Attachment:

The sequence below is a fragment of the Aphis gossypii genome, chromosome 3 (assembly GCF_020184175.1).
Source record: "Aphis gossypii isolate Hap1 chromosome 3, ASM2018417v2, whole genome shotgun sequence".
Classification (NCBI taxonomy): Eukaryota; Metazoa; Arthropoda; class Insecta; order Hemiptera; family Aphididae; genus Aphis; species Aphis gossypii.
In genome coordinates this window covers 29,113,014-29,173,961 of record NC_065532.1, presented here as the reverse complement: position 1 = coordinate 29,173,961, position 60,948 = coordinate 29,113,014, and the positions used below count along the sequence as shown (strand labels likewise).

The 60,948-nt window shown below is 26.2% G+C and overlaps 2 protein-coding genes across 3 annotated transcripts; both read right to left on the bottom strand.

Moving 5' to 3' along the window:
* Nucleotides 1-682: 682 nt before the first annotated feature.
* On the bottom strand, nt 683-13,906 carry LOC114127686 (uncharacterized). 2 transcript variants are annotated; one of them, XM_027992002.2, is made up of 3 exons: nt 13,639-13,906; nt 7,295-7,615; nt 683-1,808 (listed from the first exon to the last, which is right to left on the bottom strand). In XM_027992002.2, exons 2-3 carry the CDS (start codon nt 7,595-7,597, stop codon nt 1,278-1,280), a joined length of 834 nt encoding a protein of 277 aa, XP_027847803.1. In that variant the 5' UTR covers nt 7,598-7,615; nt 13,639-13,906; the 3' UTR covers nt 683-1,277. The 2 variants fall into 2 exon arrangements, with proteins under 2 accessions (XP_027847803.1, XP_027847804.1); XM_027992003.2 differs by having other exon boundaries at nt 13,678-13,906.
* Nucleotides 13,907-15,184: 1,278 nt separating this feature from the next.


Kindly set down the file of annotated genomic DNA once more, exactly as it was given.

The sequence below is a fragment of the Aphis gossypii genome, chromosome 3 (assembly GCF_020184175.1).
Source record: "Aphis gossypii isolate Hap1 chromosome 3, ASM2018417v2, whole genome shotgun sequence".
Classification (NCBI taxonomy): Eukaryota; Metazoa; Arthropoda; class Insecta; order Hemiptera; family Aphididae; genus Aphis; species Aphis gossypii.
In genome coordinates this window covers 29,113,014-29,173,961 of record NC_065532.1, presented here as the reverse complement: position 1 = coordinate 29,173,961, position 60,948 = coordinate 29,113,014, and the positions used below count along the sequence as shown (strand labels likewise).

The 60,948-nt window shown below is 26.2% G+C and overlaps 2 protein-coding genes across 3 annotated transcripts; both read right to left on the bottom strand.

Moving 5' to 3' along the window:
* Nucleotides 1-682: 682 nt before the first annotated feature.
* On the bottom strand, nt 683-13,906 carry LOC114127686 (uncharacterized). 2 transcript variants are annotated; one of them, XM_027992002.2, is made up of 3 exons: nt 13,639-13,906; nt 7,295-7,615; nt 683-1,808 (listed from the first exon to the last, which is right to left on the bottom strand). In XM_027992002.2, exons 2-3 carry the CDS (start codon nt 7,595-7,597, stop codon nt 1,278-1,280), a joined length of 834 nt encoding a protein of 277 aa, XP_027847803.1. In that variant the 5' UTR covers nt 7,598-7,615; nt 13,639-13,906; the 3' UTR covers nt 683-1,277. The 2 variants fall into 2 exon arrangements, with proteins under 2 accessions (XP_027847803.1, XP_027847804.1); XM_027992003.2 differs by having other exon boundaries at nt 13,678-13,906.
* Nucleotides 13,907-15,184: 1,278 nt separating this feature from the next.